Of course, daily hoof cleaning is the best preventative! It allows air to circulate. Thrush thrives in an environment that doesn’t have air…and loves dampness and manure mixture.
I hope you’ll give this product a try. I think you’ll love it! VERY EFFECTIVE, Easy to apply, safe, and not messy!
For tying a horse that pulls back try the ” Aussie tie ring”….watch Clinton Anderson’s demonstration if you can so you have a better idea of how to introduce and use it. The premise is that when the horse pulls back (because of fear, and/or claustrophobia) the rope slides through to allow slack and when the horse is a few feet back from the hitching post, he quits pulling because now he feels safer. Surprisingly, the horse doesn’t learn to pull back with this ring once he gets comfortable with it. I, and many other horse folks I’m sure are/were skeptical about this, but the horse absolutely will learn NOT to pull back because he becomes confident about being tied! It has adjustments (no tools required) to make it be like a “solid” tie if you want it to be, but on my “X- puller” (cured now) I use the easiest setting (recommended to start your teaching with) and I have several hanging in my indoor arena that get used by my riding students who all use the easy setting…never had a problem, yet! (used since they first came out…approximately 10 years ago ). You can take this ring with you and easily snap it on your trailer ring ties both inside and outside, too. Nice, handy, feature! Better than a “panic snap” if the horse loses his footing and falls in the trailer…he won’t hang himself! A cheap and effective solution to keep your horse safe when tied anywhere, and for trailering (if you don’t have an Aussie tie ring) is to tie the lead rope to a piece of baling twine instead of to the metal tie in the trailer (still using your “quick release knot”). The twine will break if the horse is in trouble!
Hello, I am new to this site and new to riding. I am 60years old and so am late to this wonderful expereince and it does mean that I am rather cautious and this affects my confidence. I am just learning to do a rising trot, turning and transitioning from walk to trot and halt. Sometimes the horse I am riding just stops and I cant get her to go at all. It normally happens when I change direction – the horse is a riding school horse and so may be a bit tired of people bobbing around on her back but I also know it is because I am giving her lots of mixed signals. I would really like help with understanding the effect of leg and rein signals on the horse so that when she doesn’t do what i would like her to do I might understand why and I can change my signal. I hope this makes sense. Many thanks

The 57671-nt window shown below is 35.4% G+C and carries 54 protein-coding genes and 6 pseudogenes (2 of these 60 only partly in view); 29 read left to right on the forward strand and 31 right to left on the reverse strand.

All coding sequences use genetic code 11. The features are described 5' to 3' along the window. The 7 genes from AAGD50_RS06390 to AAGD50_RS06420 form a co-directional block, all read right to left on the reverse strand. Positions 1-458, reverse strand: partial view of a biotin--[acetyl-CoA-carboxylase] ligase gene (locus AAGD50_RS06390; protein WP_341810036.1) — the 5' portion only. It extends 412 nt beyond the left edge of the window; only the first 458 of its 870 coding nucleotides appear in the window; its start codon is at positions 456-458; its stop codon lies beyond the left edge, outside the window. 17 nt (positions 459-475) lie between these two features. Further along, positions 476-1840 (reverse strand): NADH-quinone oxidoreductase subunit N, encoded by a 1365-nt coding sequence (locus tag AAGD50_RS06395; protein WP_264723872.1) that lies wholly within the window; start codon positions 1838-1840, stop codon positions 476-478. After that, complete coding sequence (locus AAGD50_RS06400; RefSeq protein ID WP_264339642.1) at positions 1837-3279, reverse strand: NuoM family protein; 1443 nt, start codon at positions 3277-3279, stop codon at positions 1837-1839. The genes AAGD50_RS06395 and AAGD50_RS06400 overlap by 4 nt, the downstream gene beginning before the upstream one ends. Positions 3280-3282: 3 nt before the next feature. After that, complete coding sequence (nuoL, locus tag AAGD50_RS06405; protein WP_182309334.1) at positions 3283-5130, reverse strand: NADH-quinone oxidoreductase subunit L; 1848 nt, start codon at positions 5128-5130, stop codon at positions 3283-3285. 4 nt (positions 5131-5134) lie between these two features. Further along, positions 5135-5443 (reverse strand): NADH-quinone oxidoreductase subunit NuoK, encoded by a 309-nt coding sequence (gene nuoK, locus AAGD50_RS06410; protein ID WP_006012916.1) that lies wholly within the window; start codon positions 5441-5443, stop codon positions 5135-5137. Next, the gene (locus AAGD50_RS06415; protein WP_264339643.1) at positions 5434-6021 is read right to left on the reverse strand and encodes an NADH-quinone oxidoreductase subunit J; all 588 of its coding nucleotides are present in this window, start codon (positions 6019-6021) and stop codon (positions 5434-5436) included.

Thanks for your comment – everything you mentioned is just normal challenges as you are learning to ride, so keep at it and there will be lots of new videos and resources here for you at the blog!
hy Calli .thank you for your videos.i am enjoyng watching and learn good points .just one thing i dont like is how you are giving treats after every try from Fiona. i think it creates more problems than doing any thing good.i believe its harder work for her to stay focused on you as she is also focused on food.maybe thats one way and i am sure you know what you are doing but personaly i dont think i would use treats. a gentle stroke and a moment of rest has the same effect without causing extra tension .
Hi, I recognize there is controversy around positive reinforcement and food in training. I don’t use it all the time, but I have found it to be very effective with many horses because it puts the horse into a mindset of trying to figure out what the person wants in a different way than negative reinforcement (pressure and release). It depends on the horse as well, but Fiona learned very well this way.
Loved this video! I began shoulder yields just last week and wasn’t sure of the timing. She was moving back and over at the same time. I didn’t know what the correct response was other than just moving over. I didn’t want to confuse her so I ended the session with her. Now that I’ve seen you training Fiona, I will begin again. I also figured out from this video exactly what you meant about building on success. If they forget something they’ve been taught before, go back and go over that then move on.
I enjoy the work you do with Fiona. She may be learning to yield the shoulder, but there are a lot of other stuff you are teaching her that I find helpful too. such as how you handled her when she got a little nasty. I hope as you train her, she is filmed- I find her quite interesting. Some of the behaviors, she display I see in my horse from time to time and I am not sure how to handle them.
Hi Lorena, We did film several other sessions with Fiona – she was a lot of fun to work with. The videos are in the Training Journals program.
Fiona is a drop dead beautiful horse. We were trying to guess her details:
-Irish Sport Horse
=Five or six years old
– Over 17 hands tall
How close did we get?
Pretty close! She is about 17.1, six years old, and a Dutch Warmblood!